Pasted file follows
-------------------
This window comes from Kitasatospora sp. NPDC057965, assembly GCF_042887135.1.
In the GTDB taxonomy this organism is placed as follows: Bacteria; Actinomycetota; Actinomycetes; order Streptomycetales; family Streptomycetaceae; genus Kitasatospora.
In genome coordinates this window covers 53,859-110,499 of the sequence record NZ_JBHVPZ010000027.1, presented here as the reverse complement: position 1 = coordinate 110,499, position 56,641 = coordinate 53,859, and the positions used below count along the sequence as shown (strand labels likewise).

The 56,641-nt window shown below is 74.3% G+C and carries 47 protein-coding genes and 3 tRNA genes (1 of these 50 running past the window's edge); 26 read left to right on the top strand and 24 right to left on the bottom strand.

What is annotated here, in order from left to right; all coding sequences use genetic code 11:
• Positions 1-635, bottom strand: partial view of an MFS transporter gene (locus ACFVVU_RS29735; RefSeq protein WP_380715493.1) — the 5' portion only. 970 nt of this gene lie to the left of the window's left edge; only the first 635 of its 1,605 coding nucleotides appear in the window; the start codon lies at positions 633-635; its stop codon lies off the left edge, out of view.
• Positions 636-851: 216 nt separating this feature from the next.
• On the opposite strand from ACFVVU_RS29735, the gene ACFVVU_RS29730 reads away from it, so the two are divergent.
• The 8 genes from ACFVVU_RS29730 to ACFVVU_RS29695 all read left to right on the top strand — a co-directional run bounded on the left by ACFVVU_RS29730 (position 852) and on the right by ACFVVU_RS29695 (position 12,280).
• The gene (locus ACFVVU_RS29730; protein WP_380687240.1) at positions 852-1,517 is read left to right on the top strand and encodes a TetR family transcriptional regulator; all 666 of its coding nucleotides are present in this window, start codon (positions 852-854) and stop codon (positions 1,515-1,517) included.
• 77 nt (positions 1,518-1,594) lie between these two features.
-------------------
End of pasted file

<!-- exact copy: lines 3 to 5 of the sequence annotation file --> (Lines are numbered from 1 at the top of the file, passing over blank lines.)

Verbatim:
In genome coordinates this window covers 53,859-110,499 of the sequence record NZ_JBHVPZ010000027.1, presented here as the reverse complement: position 1 = coordinate 110,499, position 56,641 = coordinate 53,859, and the positions used below count along the sequence as shown (strand labels likewise).

The 56,641-nt window shown below is 74.3% G+C and carries 47 protein-coding genes and 3 tRNA genes (1 of these 50 running past the window's edge); 26 read left to right on the top strand and 24 right to left on the bottom strand.

What is annotated here, in order from left to right; all coding sequences use genetic code 11: